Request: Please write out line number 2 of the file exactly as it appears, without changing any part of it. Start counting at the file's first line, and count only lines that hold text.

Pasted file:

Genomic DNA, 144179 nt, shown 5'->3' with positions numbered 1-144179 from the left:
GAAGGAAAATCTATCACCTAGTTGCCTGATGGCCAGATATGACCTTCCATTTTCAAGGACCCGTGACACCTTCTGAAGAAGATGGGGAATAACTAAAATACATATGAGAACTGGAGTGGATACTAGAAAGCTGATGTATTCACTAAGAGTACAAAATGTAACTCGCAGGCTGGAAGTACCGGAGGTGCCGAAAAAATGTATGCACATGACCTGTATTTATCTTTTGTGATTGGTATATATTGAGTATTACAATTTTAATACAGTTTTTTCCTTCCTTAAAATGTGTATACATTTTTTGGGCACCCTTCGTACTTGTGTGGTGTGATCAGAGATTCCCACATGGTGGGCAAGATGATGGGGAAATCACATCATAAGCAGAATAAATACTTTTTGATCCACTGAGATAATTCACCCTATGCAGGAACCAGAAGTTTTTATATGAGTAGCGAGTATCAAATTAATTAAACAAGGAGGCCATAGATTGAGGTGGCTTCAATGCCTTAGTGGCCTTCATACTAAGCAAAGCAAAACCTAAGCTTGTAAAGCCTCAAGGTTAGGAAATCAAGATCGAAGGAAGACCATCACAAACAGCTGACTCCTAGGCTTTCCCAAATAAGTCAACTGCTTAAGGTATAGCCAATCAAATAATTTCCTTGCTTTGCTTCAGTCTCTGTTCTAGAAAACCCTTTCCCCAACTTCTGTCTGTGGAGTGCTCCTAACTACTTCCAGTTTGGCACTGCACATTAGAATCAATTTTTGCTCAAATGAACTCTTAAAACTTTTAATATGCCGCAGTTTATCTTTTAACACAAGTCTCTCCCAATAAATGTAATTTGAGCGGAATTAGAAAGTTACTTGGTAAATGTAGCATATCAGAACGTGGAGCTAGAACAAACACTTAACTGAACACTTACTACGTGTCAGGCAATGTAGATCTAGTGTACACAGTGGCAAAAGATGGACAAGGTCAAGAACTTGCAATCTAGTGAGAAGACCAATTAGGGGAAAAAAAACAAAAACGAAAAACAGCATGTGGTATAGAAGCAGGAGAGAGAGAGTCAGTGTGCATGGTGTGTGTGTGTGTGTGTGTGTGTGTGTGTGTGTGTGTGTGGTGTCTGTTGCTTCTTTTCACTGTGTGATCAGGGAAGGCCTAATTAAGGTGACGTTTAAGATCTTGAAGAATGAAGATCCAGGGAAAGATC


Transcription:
GAAGGAAAATCTATCACCTAGTTGCCTGATGGCCAGATATGACCTTCCATTTTCAAGGACCCGTGACACCTTCTGAAGAAGATGGGGAATAACTAAAATACATATGAGAACTGGAGTGGATACTAGAAAGCTGATGTATTCACTAAGAGTACAAAATGTAACTCGCAGGCTGGAAGTACCGGAGGTGCCGAAAAAATGTATGCACATGACCTGTATTTATCTTTTGTGATTGGTATATATTGAGTATTACAATTTTAATACAGTTTTTTCCTTCCTTAAAATGTGTATACATTTTTTGGGCACCCTTCGTACTTGTGTGGTGTGATCAGAGATTCCCACATGGTGGGCAAGATGATGGGGAAATCACATCATAAGCAGAATAAATACTTTTTGATCCACTGAGATAATTCACCCTATGCAGGAACCAGAAGTTTTTATATGAGTAGCGAGTATCAAATTAATTAAACAAGGAGGCCATAGATTGAGGTGGCTTCAATGCCTTAGTGGCCTTCATACTAAGCAAAGCAAAACCTAAGCTTGTAAAGCCTCAAGGTTAGGAAATCAAGATCGAAGGAAGACCATCACAAACAGCTGACTCCTAGGCTTTCCCAAATAAGTCAACTGCTTAAGGTATAGCCAATCAAATAATTTCCTTGCTTTGCTTCAGTCTCTGTTCTAGAAAACCCTTTCCCCAACTTCTGTCTGTGGAGTGCTCCTAACTACTTCCAGTTTGGCACTGCACATTAGAATCAATTTTTGCTCAAATGAACTCTTAAAACTTTTAATATGCCGCAGTTTATCTTTTAACACAAGTCTCTCCCAATAAATGTAATTTGAGCGGAATTAGAAAGTTACTTGGTAAATGTAGCATATCAGAACGTGGAGCTAGAACAAACACTTAACTGAACACTTACTACGTGTCAGGCAATGTAGATCTAGTGTACACAGTGGCAAAAGATGGACAAGGTCAAGAACTTGCAATCTAGTGAGAAGACCAATTAGGGGAAAAAAAACAAAAACGAAAAACAGCATGTGGTATAGAAGCAGGAGAGAGAGAGTCAGTGTGCATGGTGTGTGTGTGTGTGTGTGTGTGTGTGTGTGTGTGTGTGTGGTGTCTGTTGCTTCTTTTCACTGTGTGATCAGGGAAGGCCTAATTAAGGTGACGTTTAAGATCTTGAAGAATGAAGATCCAGGGAAAGATC